InsidePulse Review – An Unfinished Life

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Director :
Lasse Hallström

Cast :
Jennifer Lopez……….Jean Gilkyson
Robert Redford……….Einar Gilkyson
Morgan Freeman……….Mitch
Josh Lucas……….Crane
Damian Lewis……….Gary
Becca Gardner……….Griff Gilkyson

For another generation there were only three actors that mattered: Paul Newman, Steve McQueen and Robert Redford. While McQueen’s death 20 years ago has relegated him into the sort of mythical status that James Dean or Marlon Brando enjoy and Newman is known to another generation as a face on a bottle of salad dressing as opposed to one of the leading actors of his generation, Redford has achieved a different type of role that few embrace: elder statesman. While Newman picks and chooses supporting roles in the same manner that Michael Caine does (except with less frequency than his English counterpart), Redford is still able to find roles as a leading man. He still has what it takes to be the main billing on the marquee, as he has lead roles and often shares top billing with more established leading men of today like he did with Brad Pitt in 2001’s Spy Game. Redford steps into the spotlight once again with An Unfinished Life.

Redford stars as Einar Gilkyson, a rancher. Einar takes care of his ranch and of his best friend Mitch (Morgan Freeman), the former poorly and the latter quite well. All is going well as it can for him, as he does have a life of solitude, until his daughter-in-law Jean (Jennifer Lopez) arrives. She’s broke, running away from an abusive ex-boyfriend and with a girl she claims to be Einar’s granddaughter Griff (Becca Gardner), and Einar still views her as the sole reason why his son died (tragically in an accident). It’s embittered him to large portions of the world, especially in light of the bear mauling that crippled his friend. Into this world come Jean and Griff as they slowly warm up his old, crusty heart. Featuring an A-List cast, it is the first great dramatic film of the upcoming Oscar season, mainly due to a surprisingly great performance from “J-Lo” and a return to brilliance from Robert Redford.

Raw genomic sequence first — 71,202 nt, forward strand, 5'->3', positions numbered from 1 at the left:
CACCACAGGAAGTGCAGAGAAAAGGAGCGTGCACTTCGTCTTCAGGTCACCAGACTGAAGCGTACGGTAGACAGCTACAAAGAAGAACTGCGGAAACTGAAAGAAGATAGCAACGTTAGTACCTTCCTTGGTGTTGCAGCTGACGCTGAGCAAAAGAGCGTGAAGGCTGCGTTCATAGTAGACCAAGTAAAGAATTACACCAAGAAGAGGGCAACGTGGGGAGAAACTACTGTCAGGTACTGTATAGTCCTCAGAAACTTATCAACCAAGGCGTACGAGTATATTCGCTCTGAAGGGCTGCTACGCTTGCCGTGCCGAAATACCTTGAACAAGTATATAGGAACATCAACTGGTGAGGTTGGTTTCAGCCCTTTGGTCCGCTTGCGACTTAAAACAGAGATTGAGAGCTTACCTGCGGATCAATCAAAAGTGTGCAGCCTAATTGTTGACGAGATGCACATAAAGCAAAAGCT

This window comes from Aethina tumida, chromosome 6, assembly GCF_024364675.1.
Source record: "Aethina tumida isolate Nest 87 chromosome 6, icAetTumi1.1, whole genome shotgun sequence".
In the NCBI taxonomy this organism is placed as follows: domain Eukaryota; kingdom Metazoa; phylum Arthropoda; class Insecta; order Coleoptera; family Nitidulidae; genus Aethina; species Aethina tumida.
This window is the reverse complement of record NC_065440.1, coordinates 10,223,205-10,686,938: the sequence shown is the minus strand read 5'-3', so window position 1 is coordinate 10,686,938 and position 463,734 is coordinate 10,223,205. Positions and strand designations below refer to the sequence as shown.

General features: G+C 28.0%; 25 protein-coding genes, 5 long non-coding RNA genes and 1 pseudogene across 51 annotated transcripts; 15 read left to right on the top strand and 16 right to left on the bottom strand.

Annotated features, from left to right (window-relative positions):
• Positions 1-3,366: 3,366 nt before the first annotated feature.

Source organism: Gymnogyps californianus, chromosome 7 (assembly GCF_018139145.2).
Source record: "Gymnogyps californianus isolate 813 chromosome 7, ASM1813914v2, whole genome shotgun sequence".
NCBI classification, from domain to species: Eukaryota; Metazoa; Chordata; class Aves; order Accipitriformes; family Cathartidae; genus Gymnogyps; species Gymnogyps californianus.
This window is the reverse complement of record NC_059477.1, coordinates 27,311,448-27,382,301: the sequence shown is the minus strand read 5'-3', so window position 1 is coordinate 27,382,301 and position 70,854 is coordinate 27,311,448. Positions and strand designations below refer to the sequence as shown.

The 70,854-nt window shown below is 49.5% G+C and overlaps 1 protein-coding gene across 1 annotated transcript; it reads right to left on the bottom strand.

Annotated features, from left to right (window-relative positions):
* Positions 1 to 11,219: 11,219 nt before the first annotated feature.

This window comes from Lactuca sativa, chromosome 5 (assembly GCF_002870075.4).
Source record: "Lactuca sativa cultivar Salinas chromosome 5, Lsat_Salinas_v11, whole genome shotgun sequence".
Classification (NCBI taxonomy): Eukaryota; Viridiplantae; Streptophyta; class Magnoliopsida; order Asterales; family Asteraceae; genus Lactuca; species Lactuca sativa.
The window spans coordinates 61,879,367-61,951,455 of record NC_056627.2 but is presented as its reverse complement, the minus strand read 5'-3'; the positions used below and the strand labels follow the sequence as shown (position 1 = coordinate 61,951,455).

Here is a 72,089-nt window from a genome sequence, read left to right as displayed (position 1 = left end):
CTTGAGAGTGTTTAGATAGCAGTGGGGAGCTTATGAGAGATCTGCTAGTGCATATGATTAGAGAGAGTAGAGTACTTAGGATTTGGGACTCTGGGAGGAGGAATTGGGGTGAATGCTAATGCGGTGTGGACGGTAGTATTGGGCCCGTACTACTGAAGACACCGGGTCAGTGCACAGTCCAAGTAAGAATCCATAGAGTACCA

An Unfinished Life is a reemergence of sorts of the actress Jennifer Lopez used to be. Before she became the better part of the Bennifer craze, displayed her wares as a moderately talented musician and marketing brand, Lopez displayed potential as one of the better young actresses around. After critical acclaim and a Golden Globe nomination for Selena, Lopez descended into the sort of romantic comedy hell that plagued many an actress.

Her portrayal brings much needed depth to what could have been an otherwise lackluster role. Jean is a woman in search of herself after coming to grips with the death of a spouse and the birth of a child at the same time. Her character is also developed well, in part to the range of the actress playing her. Jean goes all the way from Iowa to Einar’s ranch as a halfway point in her search for something more for herself and her daughter and winds up learning a lot both about life and its impact on others. It’s a role that requires a lot of nuanced character development that Lopez does well.

And that is a running theme throughout An Unfinished Life. We are given certain aspects of the characters at first; Einar isn’t nice to everyone, yelling and being a general malcontent about the state of his life, but he shows a softer side as well. But it’s the way it happens that is telling; he doesn’t go from being Scrooge to Daddy Warbucks like he would in an inferior movie. He lets Jean and Griff warm his heart, but it’s a subtle, genuine way. For years he has grieved the loss of his son and blamed the world on it; he feels that he’s been cheated out of something in his life. Redford doesn’t have to be a handsome leading man who everyone likes; it’s a rare glimpse at an actor allowed to play a character that is out of the norm and succeeding.